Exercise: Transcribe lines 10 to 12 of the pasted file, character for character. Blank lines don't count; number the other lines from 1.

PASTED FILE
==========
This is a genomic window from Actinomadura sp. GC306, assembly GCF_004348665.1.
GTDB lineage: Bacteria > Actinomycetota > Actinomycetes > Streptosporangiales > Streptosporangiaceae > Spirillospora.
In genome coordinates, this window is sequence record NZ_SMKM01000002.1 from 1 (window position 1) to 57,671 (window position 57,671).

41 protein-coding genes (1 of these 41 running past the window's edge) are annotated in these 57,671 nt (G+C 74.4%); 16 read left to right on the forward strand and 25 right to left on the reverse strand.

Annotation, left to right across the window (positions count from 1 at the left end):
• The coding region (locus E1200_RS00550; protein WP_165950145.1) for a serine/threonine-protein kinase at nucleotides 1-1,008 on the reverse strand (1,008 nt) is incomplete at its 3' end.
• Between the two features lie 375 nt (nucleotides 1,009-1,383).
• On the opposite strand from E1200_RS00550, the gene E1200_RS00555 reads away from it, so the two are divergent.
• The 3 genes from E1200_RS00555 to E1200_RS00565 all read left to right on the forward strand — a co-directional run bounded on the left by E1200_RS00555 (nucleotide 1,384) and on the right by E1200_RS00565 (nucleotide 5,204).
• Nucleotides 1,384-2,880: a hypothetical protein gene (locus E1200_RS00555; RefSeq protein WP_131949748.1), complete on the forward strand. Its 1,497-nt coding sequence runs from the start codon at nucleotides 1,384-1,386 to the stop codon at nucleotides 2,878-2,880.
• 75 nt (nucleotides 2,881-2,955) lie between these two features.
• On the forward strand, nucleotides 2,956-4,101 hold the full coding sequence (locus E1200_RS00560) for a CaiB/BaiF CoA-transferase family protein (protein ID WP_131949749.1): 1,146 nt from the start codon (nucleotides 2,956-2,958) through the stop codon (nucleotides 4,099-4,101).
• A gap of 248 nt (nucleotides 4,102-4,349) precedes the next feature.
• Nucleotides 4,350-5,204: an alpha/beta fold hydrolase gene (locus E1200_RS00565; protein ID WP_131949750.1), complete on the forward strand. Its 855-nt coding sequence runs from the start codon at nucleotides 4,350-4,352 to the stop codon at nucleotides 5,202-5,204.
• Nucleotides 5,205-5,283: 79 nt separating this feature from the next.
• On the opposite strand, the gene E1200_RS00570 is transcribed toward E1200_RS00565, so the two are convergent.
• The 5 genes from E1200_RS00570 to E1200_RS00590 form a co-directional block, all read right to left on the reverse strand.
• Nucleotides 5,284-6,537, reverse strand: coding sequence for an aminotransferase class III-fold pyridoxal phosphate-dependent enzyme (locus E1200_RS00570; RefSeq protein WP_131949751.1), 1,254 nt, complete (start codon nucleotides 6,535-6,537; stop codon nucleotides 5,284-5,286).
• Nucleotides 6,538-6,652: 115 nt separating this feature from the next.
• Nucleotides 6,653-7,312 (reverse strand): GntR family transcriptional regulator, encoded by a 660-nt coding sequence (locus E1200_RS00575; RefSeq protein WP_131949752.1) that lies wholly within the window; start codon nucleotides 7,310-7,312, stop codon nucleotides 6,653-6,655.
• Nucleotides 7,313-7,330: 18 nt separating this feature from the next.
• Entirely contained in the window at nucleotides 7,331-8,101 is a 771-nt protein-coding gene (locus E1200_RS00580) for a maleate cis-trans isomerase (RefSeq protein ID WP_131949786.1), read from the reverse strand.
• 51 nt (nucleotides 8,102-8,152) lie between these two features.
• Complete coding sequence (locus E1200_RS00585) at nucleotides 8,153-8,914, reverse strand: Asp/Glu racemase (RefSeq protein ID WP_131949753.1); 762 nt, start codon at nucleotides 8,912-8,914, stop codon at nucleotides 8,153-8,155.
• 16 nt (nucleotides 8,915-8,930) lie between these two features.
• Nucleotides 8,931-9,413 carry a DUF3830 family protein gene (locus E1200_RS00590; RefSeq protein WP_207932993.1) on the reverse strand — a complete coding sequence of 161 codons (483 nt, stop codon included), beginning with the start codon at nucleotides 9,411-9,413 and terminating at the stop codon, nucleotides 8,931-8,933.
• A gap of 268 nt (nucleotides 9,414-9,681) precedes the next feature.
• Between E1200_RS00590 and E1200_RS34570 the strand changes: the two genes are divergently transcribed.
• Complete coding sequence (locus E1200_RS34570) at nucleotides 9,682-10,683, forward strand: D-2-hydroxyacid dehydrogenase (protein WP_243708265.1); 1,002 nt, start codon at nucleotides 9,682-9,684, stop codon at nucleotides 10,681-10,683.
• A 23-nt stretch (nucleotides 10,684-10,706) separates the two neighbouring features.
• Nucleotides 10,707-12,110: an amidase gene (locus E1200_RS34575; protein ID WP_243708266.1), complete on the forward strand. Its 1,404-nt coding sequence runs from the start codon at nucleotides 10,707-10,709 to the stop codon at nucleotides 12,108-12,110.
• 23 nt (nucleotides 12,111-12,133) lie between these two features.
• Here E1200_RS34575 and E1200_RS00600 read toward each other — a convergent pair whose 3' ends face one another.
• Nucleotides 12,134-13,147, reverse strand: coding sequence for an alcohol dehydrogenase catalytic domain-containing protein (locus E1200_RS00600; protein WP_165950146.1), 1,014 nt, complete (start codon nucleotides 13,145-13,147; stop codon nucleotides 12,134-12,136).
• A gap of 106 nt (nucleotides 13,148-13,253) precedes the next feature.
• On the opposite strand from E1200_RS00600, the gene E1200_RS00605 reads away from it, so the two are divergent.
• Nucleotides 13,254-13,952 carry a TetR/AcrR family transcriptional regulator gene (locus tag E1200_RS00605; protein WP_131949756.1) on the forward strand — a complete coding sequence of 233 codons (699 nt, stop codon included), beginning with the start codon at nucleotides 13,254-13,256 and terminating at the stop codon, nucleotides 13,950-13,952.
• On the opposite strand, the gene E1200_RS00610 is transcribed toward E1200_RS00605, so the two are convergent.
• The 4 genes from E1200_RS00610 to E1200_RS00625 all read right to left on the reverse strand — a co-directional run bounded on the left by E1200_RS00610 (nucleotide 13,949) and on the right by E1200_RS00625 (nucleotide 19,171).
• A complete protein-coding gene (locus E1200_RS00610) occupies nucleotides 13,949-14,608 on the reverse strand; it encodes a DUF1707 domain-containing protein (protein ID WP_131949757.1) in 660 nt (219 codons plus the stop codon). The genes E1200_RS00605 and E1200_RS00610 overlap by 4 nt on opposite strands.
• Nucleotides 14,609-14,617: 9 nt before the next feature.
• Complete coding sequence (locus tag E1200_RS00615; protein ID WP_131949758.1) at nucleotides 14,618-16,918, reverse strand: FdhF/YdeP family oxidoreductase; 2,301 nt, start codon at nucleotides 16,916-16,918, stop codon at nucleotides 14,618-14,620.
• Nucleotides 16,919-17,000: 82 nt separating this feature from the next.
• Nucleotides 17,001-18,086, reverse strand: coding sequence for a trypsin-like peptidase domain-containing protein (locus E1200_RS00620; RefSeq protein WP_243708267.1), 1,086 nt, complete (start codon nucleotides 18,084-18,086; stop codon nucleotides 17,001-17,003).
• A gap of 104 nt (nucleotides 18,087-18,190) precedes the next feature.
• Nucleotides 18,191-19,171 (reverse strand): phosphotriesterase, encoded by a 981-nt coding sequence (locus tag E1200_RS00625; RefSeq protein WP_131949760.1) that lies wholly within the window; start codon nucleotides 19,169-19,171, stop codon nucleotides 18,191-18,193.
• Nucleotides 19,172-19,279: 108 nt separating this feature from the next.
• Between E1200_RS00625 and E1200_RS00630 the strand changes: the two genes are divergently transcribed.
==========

• Nucleotides 1,384-2,880: a hypothetical protein gene (locus E1200_RS00555; RefSeq protein WP_131949748.1), complete on the forward strand. Its 1,497-nt coding sequence runs from the start codon at nucleotides 1,384-1,386 to the stop codon at nucleotides 2,878-2,880.
• 75 nt (nucleotides 2,881-2,955) lie between these two features.
• On the forward strand, nucleotides 2,956-4,101 hold the full coding sequence (locus E1200_RS00560) for a CaiB/BaiF CoA-transferase family protein (protein ID WP_131949749.1): 1,146 nt from the start codon (nucleotides 2,956-2,958) through the stop codon (nucleotides 4,099-4,101).